Gender and Disability-Based Violence: A Dynamic Collaboration Against Gender and Disability-Based Violence in Delta and Oyo State, Nigeria

By Nansel Samuel

Gender and Disability-Based Violence (GDBV) is an urgent global concern, and Nigeria is no exception to this troubling trend. Despite existing legal frameworks designed to protect the rights of women and girls, violence remains alarmingly prevalent due to a complex web of underlying factors.

Survivors of GBV often face formidable obstacles in accessing affordable, high-quality support services. The scarcity of well-funded GBV referral centers, coupled with their limited capacity, exacerbates this issue. Even when these centers are available, sociocultural norms and the fear of stigma and discrimination create significant barriers for women and girls seeking assistance. This climate of stigma and fear also leads to widespread underreporting of GBV cases, meaning that official data only reveals a fraction of the true problem.

Addressing these multifaceted challenges requires a comprehensive approach. At the Inclusive Friends Association (IFA), we are committed to tackling the persistent issues faced by women and girls with disabilities. Through our Amplifying Voices project, generously supported by the Ford Foundation, we are nurturing young advocates who are engaging their communities on the critical issues of gender and disability-based violence.

The young advocates, driven by their passion for social justice and equality, have emerged as powerful change agents in the fight against GDBV. Their energy, innovative ideas, and determination bring fresh perspectives to the table. These advocates leverage social media platforms, community workshops, and awareness campaigns to challenge harmful norms and promote inclusivity. Their grassroots approach resonates deeply with local communities, sparking conversations about the intersections of gender and disability in the context of violence.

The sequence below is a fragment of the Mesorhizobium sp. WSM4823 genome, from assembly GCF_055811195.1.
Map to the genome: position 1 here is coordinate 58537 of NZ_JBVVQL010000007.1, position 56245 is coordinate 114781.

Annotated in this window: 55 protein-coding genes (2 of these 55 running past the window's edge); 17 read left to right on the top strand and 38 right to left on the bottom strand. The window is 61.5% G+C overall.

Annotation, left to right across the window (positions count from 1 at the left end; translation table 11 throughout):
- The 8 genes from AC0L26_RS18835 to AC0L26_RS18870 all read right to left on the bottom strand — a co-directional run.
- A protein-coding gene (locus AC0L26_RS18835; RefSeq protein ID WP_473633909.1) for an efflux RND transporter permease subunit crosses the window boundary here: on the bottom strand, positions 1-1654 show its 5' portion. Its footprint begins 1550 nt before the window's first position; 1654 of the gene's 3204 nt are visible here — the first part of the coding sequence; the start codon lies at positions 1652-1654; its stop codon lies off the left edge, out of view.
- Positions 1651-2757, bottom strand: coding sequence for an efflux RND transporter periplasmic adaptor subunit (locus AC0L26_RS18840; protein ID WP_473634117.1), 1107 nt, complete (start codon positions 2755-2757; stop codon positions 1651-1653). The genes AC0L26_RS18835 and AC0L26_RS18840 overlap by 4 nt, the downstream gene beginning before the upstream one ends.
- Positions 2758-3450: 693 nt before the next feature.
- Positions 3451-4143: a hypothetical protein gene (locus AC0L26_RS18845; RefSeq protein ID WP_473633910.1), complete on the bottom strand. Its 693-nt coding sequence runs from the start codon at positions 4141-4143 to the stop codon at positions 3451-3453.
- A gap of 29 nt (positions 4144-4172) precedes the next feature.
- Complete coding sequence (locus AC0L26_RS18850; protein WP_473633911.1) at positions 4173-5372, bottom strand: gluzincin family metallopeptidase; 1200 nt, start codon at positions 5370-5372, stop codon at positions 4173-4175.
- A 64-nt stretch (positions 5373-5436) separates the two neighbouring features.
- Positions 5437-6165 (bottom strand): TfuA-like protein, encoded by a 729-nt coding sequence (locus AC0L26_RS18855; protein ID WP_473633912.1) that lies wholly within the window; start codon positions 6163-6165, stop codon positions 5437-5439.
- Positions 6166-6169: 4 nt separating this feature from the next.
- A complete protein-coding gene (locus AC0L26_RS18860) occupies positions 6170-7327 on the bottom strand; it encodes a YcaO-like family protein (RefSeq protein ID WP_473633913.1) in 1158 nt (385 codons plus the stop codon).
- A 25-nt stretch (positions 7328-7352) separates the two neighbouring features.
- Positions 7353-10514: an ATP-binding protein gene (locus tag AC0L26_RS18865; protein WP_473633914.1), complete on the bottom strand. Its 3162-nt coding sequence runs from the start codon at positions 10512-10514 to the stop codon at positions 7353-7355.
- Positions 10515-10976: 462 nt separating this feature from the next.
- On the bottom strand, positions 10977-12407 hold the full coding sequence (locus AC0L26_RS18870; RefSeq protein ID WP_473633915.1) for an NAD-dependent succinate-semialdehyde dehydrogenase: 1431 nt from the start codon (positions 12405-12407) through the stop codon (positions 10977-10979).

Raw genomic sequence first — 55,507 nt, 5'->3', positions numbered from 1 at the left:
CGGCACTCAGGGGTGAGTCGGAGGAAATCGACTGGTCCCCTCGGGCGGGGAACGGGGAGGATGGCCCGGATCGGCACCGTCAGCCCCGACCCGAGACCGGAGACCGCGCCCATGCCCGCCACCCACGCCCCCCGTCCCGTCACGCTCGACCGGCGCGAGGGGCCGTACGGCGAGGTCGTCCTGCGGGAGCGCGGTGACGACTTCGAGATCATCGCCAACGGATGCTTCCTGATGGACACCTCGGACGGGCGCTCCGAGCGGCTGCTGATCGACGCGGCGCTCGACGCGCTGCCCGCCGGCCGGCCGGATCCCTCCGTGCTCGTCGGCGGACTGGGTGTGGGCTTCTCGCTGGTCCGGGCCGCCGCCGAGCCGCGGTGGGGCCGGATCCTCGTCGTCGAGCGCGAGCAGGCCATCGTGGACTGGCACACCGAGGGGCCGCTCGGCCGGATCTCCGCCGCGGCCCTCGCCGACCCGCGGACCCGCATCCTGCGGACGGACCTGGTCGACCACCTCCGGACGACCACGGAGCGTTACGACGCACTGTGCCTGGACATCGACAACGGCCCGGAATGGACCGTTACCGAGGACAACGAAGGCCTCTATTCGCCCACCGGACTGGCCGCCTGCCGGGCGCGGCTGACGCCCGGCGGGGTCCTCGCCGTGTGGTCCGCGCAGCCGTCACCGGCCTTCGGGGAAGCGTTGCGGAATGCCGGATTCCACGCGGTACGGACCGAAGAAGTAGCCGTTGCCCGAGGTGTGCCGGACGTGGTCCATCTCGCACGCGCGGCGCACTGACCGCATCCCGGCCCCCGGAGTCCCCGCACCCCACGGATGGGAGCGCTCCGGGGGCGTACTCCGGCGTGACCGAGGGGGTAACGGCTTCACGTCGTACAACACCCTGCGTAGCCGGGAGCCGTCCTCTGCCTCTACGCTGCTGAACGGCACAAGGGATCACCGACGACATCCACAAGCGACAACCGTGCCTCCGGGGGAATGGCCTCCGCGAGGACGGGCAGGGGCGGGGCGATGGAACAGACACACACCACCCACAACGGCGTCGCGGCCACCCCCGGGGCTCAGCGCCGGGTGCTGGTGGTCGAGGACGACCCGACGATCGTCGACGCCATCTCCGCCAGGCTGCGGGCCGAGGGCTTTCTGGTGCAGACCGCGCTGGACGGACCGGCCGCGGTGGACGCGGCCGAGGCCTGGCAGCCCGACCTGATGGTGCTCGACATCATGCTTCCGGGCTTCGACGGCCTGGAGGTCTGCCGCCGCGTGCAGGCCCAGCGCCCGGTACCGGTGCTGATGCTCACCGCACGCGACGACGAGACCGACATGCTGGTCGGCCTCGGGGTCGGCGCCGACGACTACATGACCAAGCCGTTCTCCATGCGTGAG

On the other hand, the inter-agency task force comprises government bodies, law enforcement, non-governmental organizations, and other stakeholders to operate as a coordinated unit, pooling resources, expertise, and influence to combat GBDV. What sets our initiative apart is the strong bond between our grassroots advocates and the inter-agency task force, ensuring that access to essential services and interventions is becoming seamless and effective in Delta and Oyo States.  

The synergy between youth advocates and the inter-agency task force yields remarkable outcomes. First, their collaboration has led to a greater understanding of the nuanced challenges faced by survivors of GDBV. This insight has informed many organizational structural adjustments in their operations to capture data on PWDs in their services and the development of support mechanisms that cater to the specific needs of survivors with disabilities.

Moreover, the combined efforts of these two groups have given rise to innovative awareness campaigns that challenge stereotypes and misconceptions. The use of storytelling, art, and digital media has proven effective in changing mindsets and encouraging reporting. In rural areas where access to information is limited, youth advocates have played a pivotal role in disseminating knowledge about rights and available resources.

Additionally, the collaboration is leading to a more efficient response to reported cases of GDBV. The inter-agency task force benefits from the on-the-ground insights of youth advocates, who often have direct contact with survivors. This accelerates the process of providing medical, legal, and psychological support, creating a network of care that is both swift and empathetic.

The future holds the promise of further progress in eradicating GDBV and creating a more inclusive environment. We welcome all and sundry to join in this crucial mission to address violence against women and girls with disabilities in Nigeria. 

You can send feedback and comments to Nansel Samuel via email at  click “Our projects” on the menu bar to learn more about the work we do. 

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